A beginner’s guide to Puyo Puyo

Puyo Puyo is making its proper return to the West, so it’s a great time to dig into the venerable puzzle series! But where should you start? We’re here to help.

The must-plays

Puyo Puyo Tetris

2017, PS4/Switch (Sonic Team)
Also available import-only on Wii U, PS3, Xbox One, 3DS, Vita
Usually we like to list a few options for entry points for a series, but… nope, this is the one. This is what you need. The finally-released-in-the-West mashup game allows you to play pure Puyo as well, and has the biggest feature set for anything widely available. Also there’s Tetris, which is a solid bonus.

The next steps

Puyo Puyo 20th Anniversary

2011, 3DS/PSP/Wii/DS (Sonic Team)
Import-only, low language barrier
As we’ve shown in the past, this commemorative release is the best at compiling all the various modes and options of games in the full life of the series and putting them into one place. It also bridges the gap between the classic Compile-developed characters and the newer Sonic Team ones, representing more of the cast than previous releases. As such, it’s the most Puyo, and that could be what you want.

Puyo Puyo Chronicle

2016, 3DS (Sonic Team)
Import-only, low language barrier
An attempt at the Puzzle & Dragons formula, Chronicle preserves the trademark puzzle gameplay but implements all the trappings and RPG worlds you’d find in that franchise’s two 3DS entries. It’s weird to see — after all, Puyo Puyo is itself a spinoff of an RPG — but it has an appeal all its own.

Super Puyo Puyo Tsu Remix

1996, SNES (Compile)
Import-only, low language barrier
For the best distillation of the series’ classic era, you can’t go wrong with Tsu Remix. With four-player modes and balanced core gameplay, it’s the Super Street Fighter II Turbo of the Puyo series: the best version of its most popular entry.

The deeper cuts

Puyo Pop Fever

2004/2005, GameCube/DS (Sonic Team)
Released on many other platforms in Japan/Europe
Before Puyo Puyo Tetris, if you wanted to play the game in English, you had to settle for this. And I mean settle, because the artificially-fast-paced version of the game it uses isn’t everyone’s cup of tea and the audiovisual presentation is tough to tolerate for hours at a time (and, if you’re playing right, a puzzle game should be able to hold your attention for that long). Still, with the right modes and selections, you can just play normal Puyo, and even without that it’s an important bit of history: it’s when Sonic Team took over development from a defunct Compile that had built Puyo from scratch.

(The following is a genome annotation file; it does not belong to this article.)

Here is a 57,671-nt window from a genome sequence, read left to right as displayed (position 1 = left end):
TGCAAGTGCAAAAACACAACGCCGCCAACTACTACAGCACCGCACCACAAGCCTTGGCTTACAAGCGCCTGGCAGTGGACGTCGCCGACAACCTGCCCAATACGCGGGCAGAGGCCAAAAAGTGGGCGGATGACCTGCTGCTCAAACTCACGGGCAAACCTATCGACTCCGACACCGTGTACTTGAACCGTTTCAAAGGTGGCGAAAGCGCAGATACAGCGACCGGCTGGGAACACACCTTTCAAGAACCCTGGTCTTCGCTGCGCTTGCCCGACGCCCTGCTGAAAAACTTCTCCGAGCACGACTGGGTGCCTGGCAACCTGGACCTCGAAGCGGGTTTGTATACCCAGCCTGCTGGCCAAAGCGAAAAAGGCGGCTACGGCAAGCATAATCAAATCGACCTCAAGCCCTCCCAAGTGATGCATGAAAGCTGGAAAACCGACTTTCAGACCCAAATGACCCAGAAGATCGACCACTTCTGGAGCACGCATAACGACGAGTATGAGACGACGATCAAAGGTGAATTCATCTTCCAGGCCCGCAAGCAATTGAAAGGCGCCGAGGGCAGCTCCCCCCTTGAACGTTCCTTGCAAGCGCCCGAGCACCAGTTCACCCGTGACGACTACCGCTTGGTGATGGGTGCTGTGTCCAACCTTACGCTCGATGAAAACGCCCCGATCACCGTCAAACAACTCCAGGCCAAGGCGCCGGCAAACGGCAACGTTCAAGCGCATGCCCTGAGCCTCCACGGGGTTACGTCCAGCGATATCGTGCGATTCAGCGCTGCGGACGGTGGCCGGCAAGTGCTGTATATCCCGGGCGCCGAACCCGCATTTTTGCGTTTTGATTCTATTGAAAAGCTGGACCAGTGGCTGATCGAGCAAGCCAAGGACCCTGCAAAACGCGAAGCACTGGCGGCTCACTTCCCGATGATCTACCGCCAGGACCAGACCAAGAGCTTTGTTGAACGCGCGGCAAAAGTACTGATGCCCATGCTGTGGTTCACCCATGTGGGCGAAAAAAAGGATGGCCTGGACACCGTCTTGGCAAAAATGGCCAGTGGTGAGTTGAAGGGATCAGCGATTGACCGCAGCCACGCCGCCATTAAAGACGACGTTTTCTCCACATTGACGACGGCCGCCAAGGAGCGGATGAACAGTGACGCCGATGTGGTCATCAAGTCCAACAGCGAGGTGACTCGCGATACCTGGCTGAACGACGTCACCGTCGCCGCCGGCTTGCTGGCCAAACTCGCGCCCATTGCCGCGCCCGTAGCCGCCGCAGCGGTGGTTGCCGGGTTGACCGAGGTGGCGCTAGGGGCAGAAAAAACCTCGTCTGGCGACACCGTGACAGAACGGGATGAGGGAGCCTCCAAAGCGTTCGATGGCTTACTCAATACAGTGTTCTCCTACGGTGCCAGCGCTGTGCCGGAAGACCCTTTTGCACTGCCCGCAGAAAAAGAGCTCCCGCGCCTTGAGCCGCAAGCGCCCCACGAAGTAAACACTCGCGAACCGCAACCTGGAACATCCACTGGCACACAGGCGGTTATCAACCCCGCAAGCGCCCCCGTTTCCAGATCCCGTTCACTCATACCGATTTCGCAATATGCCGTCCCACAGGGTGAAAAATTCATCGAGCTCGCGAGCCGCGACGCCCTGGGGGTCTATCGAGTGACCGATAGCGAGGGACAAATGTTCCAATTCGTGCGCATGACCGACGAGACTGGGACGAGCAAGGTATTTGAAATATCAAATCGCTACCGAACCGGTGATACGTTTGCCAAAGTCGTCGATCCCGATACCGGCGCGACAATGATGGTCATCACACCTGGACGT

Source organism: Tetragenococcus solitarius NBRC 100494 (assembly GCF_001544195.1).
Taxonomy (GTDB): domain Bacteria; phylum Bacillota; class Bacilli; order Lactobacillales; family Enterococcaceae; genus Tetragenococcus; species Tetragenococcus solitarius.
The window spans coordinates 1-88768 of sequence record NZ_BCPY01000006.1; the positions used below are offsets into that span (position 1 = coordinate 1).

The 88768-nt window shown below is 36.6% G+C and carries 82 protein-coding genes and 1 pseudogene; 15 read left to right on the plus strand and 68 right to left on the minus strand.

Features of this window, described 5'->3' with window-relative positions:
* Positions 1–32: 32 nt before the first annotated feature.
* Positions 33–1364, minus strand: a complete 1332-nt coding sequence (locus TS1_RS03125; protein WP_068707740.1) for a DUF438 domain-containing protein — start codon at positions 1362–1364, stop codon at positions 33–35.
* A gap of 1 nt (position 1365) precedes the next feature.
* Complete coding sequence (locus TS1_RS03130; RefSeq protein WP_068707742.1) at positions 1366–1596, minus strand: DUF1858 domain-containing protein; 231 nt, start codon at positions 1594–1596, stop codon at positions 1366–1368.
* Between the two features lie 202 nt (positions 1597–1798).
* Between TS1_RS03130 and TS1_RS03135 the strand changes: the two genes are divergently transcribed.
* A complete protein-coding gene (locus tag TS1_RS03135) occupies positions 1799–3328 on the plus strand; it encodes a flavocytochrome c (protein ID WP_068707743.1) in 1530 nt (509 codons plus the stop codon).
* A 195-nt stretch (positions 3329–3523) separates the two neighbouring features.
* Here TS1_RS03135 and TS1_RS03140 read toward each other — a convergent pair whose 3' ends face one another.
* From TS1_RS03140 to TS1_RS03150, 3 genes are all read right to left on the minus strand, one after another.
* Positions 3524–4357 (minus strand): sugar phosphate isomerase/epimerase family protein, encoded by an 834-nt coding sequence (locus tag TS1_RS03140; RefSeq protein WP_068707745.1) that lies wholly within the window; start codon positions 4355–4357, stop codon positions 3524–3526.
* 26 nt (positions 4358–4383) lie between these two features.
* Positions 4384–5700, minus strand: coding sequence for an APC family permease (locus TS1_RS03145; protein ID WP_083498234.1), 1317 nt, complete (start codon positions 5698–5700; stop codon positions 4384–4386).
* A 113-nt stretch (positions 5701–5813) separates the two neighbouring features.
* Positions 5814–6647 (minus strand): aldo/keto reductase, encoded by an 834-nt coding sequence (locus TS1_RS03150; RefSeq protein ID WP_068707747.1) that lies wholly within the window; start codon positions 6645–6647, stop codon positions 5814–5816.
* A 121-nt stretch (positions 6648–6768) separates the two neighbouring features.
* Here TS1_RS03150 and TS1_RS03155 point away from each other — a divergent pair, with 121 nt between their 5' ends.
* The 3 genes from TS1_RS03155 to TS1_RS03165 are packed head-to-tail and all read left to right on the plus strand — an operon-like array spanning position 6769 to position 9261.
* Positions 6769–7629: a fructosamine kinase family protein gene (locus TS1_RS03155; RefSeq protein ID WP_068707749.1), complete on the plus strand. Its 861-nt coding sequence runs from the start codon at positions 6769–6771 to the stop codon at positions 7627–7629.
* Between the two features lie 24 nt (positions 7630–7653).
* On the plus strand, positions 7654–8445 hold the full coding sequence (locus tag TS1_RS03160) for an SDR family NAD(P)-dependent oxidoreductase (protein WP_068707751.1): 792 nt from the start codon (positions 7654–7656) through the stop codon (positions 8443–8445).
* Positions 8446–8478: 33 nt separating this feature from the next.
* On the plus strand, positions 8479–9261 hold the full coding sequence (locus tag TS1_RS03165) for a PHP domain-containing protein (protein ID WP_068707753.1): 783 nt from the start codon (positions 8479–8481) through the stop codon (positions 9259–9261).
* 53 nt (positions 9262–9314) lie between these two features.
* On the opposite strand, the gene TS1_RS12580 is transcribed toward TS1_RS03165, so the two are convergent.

Hatsune Miku: Project Mirai DX

2015, 3DS (Sega/Crypton Future Media)
A totally solid port of the Puyo engine built for games like 20th Anniversary can be found in this rhythm game’s extra options, and… well, it’s a really good release, so the bonus is particularly nice.

The rest

There are more Puyo releases than we can really discuss in one piece, so we’ll use this final section to talk about the quirkier or more notable releases that just don’t merit a spot higher on the list!

Dr. Robotnik’s Mean Bean Machine / Kirby’s Avalanche / Qwirks

199X, Various
These are probably the way you first played Puyo! Which is nice, we suppose, but all these releases are based on the inferior first version of the game, so there are few reasons aside from nostalgia to dig back into these releases.

Puyo Puyo Quest!!

2015, Mobile (Sega)
Sega did try to take on the larger, phone-bound version of Puzzle & Dragons with this release, which it attempted to bring Westward (and failed miserably to do so) as Cranky Food Friends.

Waku Waku Puyo Puyo Dungeon

1998, Saturn (Compile)
Puyo Puyo Chronicle wasn’t the first spinoff-spinoff to return to Madou Monogatari‘s role-playing roots. This release didn’t retain any of the puzzle gameplay, but it did take the charicatures of the game’s story and return them to labyrinths for a Mystery Dungeon-style adventure.

Puyo Puyo DA!

1999, Dreamcast (Compile)
This is a rhythm game! That really has nothing to do with Puyo except a few characters, sort of! It’s weird! And not very good!

For more helpful advice for series newcomers, check out our Guides section.

  • s07195

    How about the really really old GBA English released one?

    Reply
    • Graham Russell

      There is indeed an English release of Puyo Pop for GBA! And there’s one in English on the Neo Geo Pocket and the N-Gage, for that matter. There are a lot of games through the years and this guide isn’t meant to enumerate all of them… just give you the best sense of where you should start. When you’re ready for the deep end… boy, is there a deep end.

      Reply
  • nicoken

    Thank you, i was looking for this.

    Reply

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